Tuesday, November 28, 2006

Trees for Life - phase 3.

Planting the seeds.

Spent a very pleasant couple of hours on Saturday afternoon chatting with the lady next door as she brought two of her sons around to help with filling the rest of the tubes. And yes, they would have to be one of the nicest families that have met, and they refused any bribes or rewards, so perhaps altruism does exist, begins with the parents.

Sprinkled the two packets of Allocasuarina seeds (which didn't require "treatment"), covered the tubes with a thin layer of gravel as "mulch" .. and which also prevents the tiny, flimsy seeds from "floating" out of the tubes.

The envelope with the two packets of replacement Acacia rupicola seeds duly arrived on Monday, so put each packet into a separate cup, boiled the kettle, and "followed instructions".

Australian flora, by and large, has adapted to cope with what is generally a harsh, dry climate. A large number of species form tough, hard coatings to their seeds, probably to prevent germination at the first sprinkle of rain as there may not be any more moisture for a long time. Am not a botanist, so can't really say what the rationale is, but many species need a bushfire to break open the coating before germination can proceed.

Perhaps the "boiling" is a compromise, as methinks seeds sitting around in a rare puddle, waiting for a bushfire to come along and boil them is a fairly "low chance" survival strategy.

So, today, after
waiting the required 24 hours, spent this afternoon concientiously poking each individual seed the required 3mm into the soil with a pair of tweezers. (garn, I can do it if put mind to it. Actually it was a little like meditation. Just close out all other pressing thoughts, forget time, concentrate on the one task. One seed at a time. All 480 of them.)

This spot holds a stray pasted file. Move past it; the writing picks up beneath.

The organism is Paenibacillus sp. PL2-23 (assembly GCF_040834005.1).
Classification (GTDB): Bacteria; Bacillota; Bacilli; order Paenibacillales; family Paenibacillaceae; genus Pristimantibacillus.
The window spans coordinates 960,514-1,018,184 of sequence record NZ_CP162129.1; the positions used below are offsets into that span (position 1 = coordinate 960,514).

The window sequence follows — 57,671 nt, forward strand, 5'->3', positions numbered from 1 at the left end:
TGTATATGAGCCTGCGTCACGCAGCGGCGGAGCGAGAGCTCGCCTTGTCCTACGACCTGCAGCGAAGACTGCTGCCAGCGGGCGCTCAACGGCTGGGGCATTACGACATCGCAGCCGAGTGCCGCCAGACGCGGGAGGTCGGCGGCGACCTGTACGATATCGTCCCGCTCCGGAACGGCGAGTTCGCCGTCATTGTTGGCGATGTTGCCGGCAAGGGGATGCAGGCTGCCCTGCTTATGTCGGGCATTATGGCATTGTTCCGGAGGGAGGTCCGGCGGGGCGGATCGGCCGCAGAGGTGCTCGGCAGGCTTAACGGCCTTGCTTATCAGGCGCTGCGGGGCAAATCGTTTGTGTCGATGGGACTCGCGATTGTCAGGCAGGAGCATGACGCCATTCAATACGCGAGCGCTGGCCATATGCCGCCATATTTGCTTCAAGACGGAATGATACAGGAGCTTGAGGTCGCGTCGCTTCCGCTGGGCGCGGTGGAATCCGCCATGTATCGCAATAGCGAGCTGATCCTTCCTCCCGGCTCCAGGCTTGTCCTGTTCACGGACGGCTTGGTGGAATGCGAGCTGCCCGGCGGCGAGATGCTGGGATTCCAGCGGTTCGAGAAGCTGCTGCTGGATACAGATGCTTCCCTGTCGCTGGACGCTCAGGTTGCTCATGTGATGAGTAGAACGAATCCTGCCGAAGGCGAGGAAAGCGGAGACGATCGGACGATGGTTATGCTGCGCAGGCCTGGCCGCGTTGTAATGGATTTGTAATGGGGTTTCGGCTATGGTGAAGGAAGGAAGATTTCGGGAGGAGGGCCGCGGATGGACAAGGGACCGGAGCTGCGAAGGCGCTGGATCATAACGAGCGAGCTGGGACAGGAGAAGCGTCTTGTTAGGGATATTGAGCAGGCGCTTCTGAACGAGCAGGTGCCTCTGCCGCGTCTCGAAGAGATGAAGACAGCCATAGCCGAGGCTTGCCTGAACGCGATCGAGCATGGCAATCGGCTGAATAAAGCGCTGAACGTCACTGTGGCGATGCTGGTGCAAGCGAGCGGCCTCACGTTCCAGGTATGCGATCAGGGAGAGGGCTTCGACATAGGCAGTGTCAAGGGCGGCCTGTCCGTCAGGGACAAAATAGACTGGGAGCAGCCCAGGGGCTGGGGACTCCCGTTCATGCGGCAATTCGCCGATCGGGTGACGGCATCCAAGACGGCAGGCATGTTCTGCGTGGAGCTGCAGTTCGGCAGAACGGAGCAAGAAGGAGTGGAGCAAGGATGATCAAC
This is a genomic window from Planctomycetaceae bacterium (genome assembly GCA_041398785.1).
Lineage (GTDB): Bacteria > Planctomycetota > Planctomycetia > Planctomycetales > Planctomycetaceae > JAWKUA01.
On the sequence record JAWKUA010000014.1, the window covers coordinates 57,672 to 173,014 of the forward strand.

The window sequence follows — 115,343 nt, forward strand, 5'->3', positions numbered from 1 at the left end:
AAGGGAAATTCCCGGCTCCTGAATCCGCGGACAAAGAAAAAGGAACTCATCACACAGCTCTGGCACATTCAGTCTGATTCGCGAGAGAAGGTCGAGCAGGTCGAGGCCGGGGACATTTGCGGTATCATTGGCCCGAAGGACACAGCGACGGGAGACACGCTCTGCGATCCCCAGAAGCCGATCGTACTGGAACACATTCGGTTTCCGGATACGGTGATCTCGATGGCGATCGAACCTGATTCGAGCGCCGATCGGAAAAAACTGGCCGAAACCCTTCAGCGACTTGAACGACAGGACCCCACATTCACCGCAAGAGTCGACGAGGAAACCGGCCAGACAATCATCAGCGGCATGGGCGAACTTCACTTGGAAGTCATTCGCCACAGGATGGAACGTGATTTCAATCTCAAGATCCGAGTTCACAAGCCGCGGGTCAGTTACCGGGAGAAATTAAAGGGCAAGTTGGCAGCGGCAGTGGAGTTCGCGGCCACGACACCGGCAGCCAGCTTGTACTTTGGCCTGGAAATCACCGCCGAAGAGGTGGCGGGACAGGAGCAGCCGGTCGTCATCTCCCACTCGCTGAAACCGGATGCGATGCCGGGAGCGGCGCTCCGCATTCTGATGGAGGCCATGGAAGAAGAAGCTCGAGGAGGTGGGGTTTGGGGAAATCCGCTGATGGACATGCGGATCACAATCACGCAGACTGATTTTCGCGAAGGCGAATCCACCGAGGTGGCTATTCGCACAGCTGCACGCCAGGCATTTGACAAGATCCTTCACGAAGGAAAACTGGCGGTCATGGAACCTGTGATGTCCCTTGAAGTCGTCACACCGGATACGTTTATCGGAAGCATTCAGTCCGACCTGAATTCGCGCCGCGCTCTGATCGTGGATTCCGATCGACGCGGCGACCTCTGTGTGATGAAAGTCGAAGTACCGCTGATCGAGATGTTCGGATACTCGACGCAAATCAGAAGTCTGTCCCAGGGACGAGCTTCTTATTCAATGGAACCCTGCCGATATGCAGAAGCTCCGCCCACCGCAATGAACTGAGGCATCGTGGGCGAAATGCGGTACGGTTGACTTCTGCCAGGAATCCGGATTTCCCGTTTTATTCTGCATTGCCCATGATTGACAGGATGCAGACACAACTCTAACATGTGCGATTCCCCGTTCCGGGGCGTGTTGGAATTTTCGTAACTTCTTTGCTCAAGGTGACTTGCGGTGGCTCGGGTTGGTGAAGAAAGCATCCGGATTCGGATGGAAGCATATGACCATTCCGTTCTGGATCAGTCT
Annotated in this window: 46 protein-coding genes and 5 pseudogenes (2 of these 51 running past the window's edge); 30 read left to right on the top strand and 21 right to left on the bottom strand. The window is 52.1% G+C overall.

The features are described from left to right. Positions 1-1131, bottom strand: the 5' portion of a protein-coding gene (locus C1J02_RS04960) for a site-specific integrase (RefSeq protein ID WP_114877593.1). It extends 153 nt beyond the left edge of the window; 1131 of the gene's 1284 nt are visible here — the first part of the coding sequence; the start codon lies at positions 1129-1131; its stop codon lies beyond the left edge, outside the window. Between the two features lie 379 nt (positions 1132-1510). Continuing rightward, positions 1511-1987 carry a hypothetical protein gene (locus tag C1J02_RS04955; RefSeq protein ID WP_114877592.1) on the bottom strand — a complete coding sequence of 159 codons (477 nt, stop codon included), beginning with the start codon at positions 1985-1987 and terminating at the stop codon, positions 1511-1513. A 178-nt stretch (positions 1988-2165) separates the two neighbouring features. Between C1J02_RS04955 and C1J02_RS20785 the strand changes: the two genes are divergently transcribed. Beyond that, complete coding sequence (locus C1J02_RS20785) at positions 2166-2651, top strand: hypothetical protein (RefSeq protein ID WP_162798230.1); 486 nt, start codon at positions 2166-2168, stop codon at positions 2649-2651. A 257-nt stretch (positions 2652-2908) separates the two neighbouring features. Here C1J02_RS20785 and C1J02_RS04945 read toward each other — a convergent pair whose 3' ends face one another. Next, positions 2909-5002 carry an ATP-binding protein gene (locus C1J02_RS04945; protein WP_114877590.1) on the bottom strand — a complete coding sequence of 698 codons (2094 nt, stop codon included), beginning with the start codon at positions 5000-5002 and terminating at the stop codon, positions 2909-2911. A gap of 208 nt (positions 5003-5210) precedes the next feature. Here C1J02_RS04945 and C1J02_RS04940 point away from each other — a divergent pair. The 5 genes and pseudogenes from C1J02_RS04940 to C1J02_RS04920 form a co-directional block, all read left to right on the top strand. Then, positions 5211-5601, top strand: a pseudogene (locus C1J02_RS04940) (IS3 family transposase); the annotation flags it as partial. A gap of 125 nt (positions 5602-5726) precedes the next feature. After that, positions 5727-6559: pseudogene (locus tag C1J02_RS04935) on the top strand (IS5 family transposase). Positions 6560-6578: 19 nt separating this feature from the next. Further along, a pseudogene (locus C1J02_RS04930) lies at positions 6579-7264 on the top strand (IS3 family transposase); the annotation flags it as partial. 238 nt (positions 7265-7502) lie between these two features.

The system operates on .. well, survival of the fittest. At the moment each box contains 60 tubes. There are 4-5 seeds in each tube. At the end of the project, am supposed to have Four boxes of 50 tubes, each with one strong, healthy seedling. 200 in all.

And so, all seeds are now planted. The next phase should occur in 3-4 weeks, as the little buggers stick their heads up for the first look at this big, wide, world.


Brownie said...

Davo you are a star. 480 stars. Dame Nellie Melba used to go about issuing Certificates Of Commendation to places she liked and I reckon if she was still around you would have one of those.

I read yesterday in a newspaper online (who knows which one) that wombats are really at risk in time of drought, so do take care.

Anonymous said...

You don't like hugs? Well!!!!!

Just for that.... ((((Davo))))

Get over it. :-)

Deirdre said...

480 seeds with tweezers?? Now, that is stamina! Well done. Brownie's right again: you'd be a worthy recipient of a Dame Nellie.

Davo said...

arrrgh! all this praise and attention, am not used to it .. go away! [.. but thanks anyway :-)]..(crawls back into shell).

Anne Johnson said...

Hey, you. You're not safe in that shell. We'll just dump you in boiling water and tweeze you into nourishing soil. You just showed us how!

May the Green Man guard your seedlings. (Maybe in Australia he's the Sturdy Brown Living Through Dry Spells Man.)

Davo said...

heh ..;]

Davo said...

never forget, i am "god" for those seeds.